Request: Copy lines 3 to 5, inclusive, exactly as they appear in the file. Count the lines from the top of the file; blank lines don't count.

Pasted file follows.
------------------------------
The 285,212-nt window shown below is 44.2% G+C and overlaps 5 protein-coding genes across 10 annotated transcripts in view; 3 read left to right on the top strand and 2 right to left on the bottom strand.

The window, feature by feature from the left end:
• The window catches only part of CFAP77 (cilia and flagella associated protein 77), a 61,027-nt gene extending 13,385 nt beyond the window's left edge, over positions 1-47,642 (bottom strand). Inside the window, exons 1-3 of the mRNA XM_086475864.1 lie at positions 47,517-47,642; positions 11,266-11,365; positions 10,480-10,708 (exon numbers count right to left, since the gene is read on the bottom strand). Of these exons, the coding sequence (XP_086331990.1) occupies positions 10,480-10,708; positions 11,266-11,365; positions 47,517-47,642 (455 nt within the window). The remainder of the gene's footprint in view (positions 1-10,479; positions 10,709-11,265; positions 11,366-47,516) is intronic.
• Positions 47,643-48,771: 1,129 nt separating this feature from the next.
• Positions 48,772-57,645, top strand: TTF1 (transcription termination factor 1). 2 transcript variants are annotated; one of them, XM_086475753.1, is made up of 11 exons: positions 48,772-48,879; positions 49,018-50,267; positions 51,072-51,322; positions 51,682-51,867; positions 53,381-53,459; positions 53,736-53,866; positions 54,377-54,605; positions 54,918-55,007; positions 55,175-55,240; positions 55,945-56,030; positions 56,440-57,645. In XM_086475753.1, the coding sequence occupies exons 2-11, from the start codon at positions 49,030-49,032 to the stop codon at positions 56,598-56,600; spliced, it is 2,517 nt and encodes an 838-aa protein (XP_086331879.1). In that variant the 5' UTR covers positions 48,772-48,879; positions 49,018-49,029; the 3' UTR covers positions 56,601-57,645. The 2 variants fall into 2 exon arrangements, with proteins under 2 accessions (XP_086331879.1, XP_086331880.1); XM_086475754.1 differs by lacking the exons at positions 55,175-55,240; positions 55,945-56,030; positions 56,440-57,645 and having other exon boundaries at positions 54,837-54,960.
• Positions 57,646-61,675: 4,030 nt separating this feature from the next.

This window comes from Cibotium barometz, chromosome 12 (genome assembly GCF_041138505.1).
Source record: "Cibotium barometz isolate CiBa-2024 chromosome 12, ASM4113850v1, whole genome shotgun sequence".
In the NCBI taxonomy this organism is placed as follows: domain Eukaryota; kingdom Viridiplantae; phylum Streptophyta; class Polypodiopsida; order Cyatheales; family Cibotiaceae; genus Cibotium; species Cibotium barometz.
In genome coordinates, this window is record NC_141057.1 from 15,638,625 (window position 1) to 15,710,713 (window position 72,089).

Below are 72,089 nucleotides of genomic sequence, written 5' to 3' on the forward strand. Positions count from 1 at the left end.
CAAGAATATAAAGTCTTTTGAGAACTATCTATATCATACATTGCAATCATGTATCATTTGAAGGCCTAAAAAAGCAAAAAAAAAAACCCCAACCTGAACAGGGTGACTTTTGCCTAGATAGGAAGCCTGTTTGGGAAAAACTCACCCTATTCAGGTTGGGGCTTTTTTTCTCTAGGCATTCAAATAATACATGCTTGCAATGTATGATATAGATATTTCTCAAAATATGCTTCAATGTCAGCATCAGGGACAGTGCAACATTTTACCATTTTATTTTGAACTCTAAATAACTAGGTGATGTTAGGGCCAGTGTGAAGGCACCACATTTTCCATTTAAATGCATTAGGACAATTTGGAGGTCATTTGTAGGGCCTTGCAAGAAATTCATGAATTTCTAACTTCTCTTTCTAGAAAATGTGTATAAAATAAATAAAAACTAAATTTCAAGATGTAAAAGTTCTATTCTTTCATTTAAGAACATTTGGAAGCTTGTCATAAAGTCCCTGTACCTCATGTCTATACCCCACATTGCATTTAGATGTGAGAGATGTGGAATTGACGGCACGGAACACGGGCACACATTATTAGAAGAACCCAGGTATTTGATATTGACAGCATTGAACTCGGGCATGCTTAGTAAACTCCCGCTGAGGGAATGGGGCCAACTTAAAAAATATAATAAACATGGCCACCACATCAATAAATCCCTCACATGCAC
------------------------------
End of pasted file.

• The window catches only part of CFAP77 (cilia and flagella associated protein 77), a 61,027-nt gene extending 13,385 nt beyond the window's left edge, over positions 1-47,642 (bottom strand). Inside the window, exons 1-3 of the mRNA XM_086475864.1 lie at positions 47,517-47,642; positions 11,266-11,365; positions 10,480-10,708 (exon numbers count right to left, since the gene is read on the bottom strand). Of these exons, the coding sequence (XP_086331990.1) occupies positions 10,480-10,708; positions 11,266-11,365; positions 47,517-47,642 (455 nt within the window). The remainder of the gene's footprint in view (positions 1-10,479; positions 10,709-11,265; positions 11,366-47,516) is intronic.
• Positions 47,643-48,771: 1,129 nt separating this feature from the next.
• Positions 48,772-57,645, top strand: TTF1 (transcription termination factor 1). 2 transcript variants are annotated; one of them, XM_086475753.1, is made up of 11 exons: positions 48,772-48,879; positions 49,018-50,267; positions 51,072-51,322; positions 51,682-51,867; positions 53,381-53,459; positions 53,736-53,866; positions 54,377-54,605; positions 54,918-55,007; positions 55,175-55,240; positions 55,945-56,030; positions 56,440-57,645. In XM_086475753.1, the coding sequence occupies exons 2-11, from the start codon at positions 49,030-49,032 to the stop codon at positions 56,598-56,600; spliced, it is 2,517 nt and encodes an 838-aa protein (XP_086331879.1). In that variant the 5' UTR covers positions 48,772-48,879; positions 49,018-49,029; the 3' UTR covers positions 56,601-57,645. The 2 variants fall into 2 exon arrangements, with proteins under 2 accessions (XP_086331879.1, XP_086331880.1); XM_086475754.1 differs by lacking the exons at positions 55,175-55,240; positions 55,945-56,030; positions 56,440-57,645 and having other exon boundaries at positions 54,837-54,960.